TR2012-025

High Accuracy NC Milling Simulation Using Composite Adaptively Sampled Distance Fields


    •  Sullivan, A.; Erdim, H.; Perry, R.N.; Frisken, S.F., "High Accuracy NC Milling Simulation Using Composite Adaptively Sampled Distance Fields", Computer-Aided Design, Vol. 44, No. 6, pp. 522-536, June 2012.
      BibTeX Download PDF
      • @article{Sullivan2012jun,
      • author = {Sullivan, A. and Erdim, H. and Perry, R.N. and Frisken, S.F.},
      • title = {High Accuracy NC Milling Simulation Using Composite Adaptively Sampled Distance Fields},
      • journal = {Computer-Aided Design},
      • year = 2012,
      • volume = 44,
      • number = 6,
      • pages = {522--536},
      • month = jun,
      • url = {http://www.merl.com/publications/TR2012-025}
      • }
  • MERL Contacts:
  • Research Areas:

    Algorithms, Computational Geometry, Mechatronics


TR Image
Fig. 13. Close-up false color image of the nose where each color corresponds to the patch of the surface contributed by a different distance field.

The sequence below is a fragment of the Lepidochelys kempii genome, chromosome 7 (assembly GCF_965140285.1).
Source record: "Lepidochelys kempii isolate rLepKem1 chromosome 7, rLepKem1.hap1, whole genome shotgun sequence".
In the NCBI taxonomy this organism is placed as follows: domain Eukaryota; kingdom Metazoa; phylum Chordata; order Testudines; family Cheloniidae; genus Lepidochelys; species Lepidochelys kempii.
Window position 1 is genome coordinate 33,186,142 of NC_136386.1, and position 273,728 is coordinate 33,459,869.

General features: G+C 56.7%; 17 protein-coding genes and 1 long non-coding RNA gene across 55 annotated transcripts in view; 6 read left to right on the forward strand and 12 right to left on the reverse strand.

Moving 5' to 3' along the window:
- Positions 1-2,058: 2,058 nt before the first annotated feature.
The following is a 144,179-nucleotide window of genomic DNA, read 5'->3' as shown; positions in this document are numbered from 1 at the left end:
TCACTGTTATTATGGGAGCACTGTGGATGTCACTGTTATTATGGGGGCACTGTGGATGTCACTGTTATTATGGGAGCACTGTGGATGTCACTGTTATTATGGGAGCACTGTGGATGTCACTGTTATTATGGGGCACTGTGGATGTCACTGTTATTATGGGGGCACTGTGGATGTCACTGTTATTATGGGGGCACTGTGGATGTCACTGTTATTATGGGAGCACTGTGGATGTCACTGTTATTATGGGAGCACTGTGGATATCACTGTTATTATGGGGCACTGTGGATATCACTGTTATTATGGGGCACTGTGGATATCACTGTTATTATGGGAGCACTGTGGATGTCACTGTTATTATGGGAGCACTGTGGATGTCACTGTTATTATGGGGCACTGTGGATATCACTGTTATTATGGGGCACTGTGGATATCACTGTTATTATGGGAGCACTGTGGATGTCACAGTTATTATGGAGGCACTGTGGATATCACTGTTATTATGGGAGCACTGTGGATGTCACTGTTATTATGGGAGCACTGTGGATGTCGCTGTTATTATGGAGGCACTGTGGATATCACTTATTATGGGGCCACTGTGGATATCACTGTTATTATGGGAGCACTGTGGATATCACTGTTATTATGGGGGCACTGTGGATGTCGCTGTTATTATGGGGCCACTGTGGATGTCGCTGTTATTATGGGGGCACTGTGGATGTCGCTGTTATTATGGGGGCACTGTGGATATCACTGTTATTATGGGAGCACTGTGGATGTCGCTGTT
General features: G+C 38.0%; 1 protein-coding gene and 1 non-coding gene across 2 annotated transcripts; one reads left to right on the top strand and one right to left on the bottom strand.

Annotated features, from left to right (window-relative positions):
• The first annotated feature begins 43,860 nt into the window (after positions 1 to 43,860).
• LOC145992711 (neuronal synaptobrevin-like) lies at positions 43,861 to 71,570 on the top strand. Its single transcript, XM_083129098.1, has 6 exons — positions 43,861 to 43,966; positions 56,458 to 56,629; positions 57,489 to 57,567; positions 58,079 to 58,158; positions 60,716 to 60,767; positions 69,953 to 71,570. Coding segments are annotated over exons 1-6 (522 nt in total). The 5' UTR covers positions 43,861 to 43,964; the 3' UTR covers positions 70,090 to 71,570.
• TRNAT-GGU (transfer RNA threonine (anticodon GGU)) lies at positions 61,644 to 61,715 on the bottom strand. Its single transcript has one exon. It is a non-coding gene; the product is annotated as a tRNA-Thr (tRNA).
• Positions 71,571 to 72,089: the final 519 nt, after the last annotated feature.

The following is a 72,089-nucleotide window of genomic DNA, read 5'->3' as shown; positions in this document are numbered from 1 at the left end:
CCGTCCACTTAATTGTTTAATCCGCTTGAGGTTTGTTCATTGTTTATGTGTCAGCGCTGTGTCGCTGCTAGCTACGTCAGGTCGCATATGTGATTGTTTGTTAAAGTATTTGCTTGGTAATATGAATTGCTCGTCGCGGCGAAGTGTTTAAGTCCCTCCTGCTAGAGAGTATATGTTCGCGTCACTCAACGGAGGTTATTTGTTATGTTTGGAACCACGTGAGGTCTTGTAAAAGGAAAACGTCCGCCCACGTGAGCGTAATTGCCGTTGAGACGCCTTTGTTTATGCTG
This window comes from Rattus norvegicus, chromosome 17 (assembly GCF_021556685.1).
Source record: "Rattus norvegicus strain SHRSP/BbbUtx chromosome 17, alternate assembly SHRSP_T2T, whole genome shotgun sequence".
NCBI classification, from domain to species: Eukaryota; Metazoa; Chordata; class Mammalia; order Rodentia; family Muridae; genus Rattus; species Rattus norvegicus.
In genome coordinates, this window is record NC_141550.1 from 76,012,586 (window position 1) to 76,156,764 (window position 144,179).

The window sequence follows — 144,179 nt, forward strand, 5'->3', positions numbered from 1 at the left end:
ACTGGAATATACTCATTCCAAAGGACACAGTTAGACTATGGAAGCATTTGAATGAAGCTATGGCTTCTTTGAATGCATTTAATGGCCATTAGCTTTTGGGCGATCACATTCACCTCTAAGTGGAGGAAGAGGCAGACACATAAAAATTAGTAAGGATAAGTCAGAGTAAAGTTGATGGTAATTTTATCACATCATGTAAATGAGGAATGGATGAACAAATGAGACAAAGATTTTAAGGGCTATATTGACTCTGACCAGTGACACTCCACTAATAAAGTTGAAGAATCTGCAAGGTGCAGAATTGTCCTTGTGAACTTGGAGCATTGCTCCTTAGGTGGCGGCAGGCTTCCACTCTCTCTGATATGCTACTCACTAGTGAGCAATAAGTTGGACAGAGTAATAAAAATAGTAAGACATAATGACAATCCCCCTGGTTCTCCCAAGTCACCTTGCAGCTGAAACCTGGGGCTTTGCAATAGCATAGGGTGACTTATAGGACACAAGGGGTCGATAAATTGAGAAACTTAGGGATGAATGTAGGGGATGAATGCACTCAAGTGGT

We describe a new approach to shape representation called a composite adaptively sampled distance field (composite ADF) and describe its application to NC milling simulation. In a composite ADF each shape is represented by an analytic or procedural signed Euclidean distance field and the milled workpiece is given as the Boolean difference between distance fields representing the original workpiece volume and distance fields representing the volumes of the milling tool swept along the prescribed milling path. The computation of distance field of the swept volume of a milling tool is handled by an inverted trajectory approach where the problem is solved in tool coordinate frame instead of a world coordinate frame. An octree bounding volume hierarchy is used to sample the distance functions and provides spatial localization of geometric operations thereby dramatically increasing the speed of the system. The new method enables very fast simulation, especially of free-form surfaces, with accuracy better than 1 micron, and low memory requirements. We describe an implementation of 3 and 5-axis milling simulation.